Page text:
West High School Student Voice Out
Updated: Oct 7, 2020
In recent times, school shootings have become an increasing reality across the nation, with the latest being the mass shooting in a public high school of Parkland, Florida; resulting in 17 victims. Even across the nation, in Southern California, the rigors of this domestic attack are felt. Among dozens of other schools, West Torrance High School of Torrance California, has found a constructive way of responding to the national threat of mass school shootings. Walk-outs, sit-downs and lie-downs have taken place in schools across the country in mourning of the 17 victims of the Parkland shooting. On March 14, the one month anniversary of the Parkland attack, West Torrance High School organized a time in its schedule to set up several activities, resembling the walkouts of other schools. In order to keep students and staff safe, three zones were set up on campus, presenting five different activities, including group prayer therapy, open letter writing, speech-making, poster-making and tribune-banner-making.
Singularly established as a campus-wide “Voice-out”, these activities were conceived to provide teachers as well as students with a natural, safe, and positive way of coping with the issue, sharing similar sentiments, and reaching out to victims by way of letters, posters and speeches. Although primarily considered by the West High principal- Ms. Kara Heinrich- directly after the shooting, the event gained momentum when students and teachers began to get involved and started proposing ideas. True to her self-proclaimed mother-like duties and sentiments toward her students, Ms. Heinrich mediated between letting students speak their minds, and keeping everyone safe, stating that ,“sometimes, when you know you are going to have an event, and it is advertised off campus, you get some people that don’t always think straight...I didn’t want anyone becoming a target.” In acknowledgement of many students’ wishes to not participate in the “voice-out”, they were also given the chance to attend a regular tutorial enrichment session. Regardless, the demonstration appeared to have a profound effect on the school population, raising awareness for the Parkland and other such incidents, because as Ms. Heinrich put it, “there is always room for improvement.”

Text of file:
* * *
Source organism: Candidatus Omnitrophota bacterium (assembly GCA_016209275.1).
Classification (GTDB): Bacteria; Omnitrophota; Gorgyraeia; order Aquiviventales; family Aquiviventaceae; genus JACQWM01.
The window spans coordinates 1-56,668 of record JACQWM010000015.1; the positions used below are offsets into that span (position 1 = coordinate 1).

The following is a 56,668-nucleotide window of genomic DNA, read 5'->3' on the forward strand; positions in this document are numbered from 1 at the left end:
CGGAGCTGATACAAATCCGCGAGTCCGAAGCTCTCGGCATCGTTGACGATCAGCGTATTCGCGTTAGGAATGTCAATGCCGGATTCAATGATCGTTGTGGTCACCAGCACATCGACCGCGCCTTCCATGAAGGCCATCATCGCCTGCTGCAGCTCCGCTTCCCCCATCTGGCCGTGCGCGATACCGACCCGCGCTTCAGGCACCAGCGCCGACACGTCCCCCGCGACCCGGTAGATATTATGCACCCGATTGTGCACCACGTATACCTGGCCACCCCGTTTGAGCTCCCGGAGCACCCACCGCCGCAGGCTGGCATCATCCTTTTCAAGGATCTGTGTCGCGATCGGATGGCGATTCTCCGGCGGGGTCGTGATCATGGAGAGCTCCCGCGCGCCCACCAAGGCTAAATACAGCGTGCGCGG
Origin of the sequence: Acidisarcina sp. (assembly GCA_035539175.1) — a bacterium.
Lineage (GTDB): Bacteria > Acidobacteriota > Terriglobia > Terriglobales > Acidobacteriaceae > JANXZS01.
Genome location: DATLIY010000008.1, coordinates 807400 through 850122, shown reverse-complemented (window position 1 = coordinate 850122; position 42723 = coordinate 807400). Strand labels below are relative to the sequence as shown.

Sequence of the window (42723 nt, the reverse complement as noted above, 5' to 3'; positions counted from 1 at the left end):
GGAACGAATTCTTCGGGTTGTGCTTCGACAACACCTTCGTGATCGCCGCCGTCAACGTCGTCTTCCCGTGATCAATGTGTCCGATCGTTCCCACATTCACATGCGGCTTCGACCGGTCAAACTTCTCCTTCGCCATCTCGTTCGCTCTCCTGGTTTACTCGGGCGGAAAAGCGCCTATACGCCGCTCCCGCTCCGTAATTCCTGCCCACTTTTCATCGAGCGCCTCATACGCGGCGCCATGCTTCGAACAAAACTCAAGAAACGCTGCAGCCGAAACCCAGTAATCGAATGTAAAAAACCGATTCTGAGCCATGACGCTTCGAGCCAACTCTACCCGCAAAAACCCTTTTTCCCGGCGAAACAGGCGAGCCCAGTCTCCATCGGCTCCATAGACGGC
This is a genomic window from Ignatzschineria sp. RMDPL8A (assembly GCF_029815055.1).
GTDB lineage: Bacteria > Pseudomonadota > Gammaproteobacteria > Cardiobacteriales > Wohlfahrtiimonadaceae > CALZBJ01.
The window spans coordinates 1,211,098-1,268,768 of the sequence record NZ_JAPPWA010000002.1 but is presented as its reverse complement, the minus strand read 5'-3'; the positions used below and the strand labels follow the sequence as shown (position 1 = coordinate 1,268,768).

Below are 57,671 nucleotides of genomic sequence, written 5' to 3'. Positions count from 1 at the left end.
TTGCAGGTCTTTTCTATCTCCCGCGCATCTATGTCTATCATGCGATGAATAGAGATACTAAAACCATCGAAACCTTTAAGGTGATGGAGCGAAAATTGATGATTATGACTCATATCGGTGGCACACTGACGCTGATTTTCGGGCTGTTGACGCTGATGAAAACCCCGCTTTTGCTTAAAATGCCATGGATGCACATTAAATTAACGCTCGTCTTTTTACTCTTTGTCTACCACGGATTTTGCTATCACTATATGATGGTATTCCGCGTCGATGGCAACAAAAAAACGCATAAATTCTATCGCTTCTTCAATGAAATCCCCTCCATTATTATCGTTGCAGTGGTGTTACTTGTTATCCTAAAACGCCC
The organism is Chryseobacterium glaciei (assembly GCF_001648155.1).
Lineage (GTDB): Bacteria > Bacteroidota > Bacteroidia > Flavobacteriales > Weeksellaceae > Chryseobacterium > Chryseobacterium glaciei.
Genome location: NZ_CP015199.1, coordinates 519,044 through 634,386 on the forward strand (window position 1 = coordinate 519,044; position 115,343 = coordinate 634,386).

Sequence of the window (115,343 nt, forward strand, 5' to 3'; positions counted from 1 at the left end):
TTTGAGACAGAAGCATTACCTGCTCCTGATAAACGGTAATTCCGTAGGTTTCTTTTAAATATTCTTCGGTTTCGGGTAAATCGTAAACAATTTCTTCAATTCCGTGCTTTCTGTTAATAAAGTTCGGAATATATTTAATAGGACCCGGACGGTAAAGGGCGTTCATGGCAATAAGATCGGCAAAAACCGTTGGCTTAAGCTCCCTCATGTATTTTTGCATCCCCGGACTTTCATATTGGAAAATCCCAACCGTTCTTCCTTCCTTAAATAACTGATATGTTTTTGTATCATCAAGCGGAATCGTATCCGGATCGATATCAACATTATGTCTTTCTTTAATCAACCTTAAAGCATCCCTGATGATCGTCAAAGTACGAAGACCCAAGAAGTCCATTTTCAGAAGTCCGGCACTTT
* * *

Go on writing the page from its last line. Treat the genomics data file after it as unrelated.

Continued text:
One of the five school-wide activities students were offered to take part in was listening to and presenting speeches. Aiming to allow students to express their thoughts and ideas to other students and teachers, this section of the voice-out was one of the most populated ones, filled with open minds and real opinions. While making their speeches, many students decided to take a stand for gun control in the U.S. One particular student, Brandon Harrison, while being a supporter of second amendment rights, proposed that gun reform should be considered and established in the United States, mirroring the positive effect that firearm control has had in Japan. Several students, like Dahlia Pacheco also made points on the lines of wanting to protect their families and their fellow classmates, proclaiming that, “Kids shouldn’t be afraid to go to school. They should have the freedom to an education free of fear and anxiety.”
(Originally written by Aleeza Adnan, Niccolo Esquivelzeta Sohn, Adam Gibson, and Krischan Jung. Scribed by Muniza Ahmed and Luke Kim.)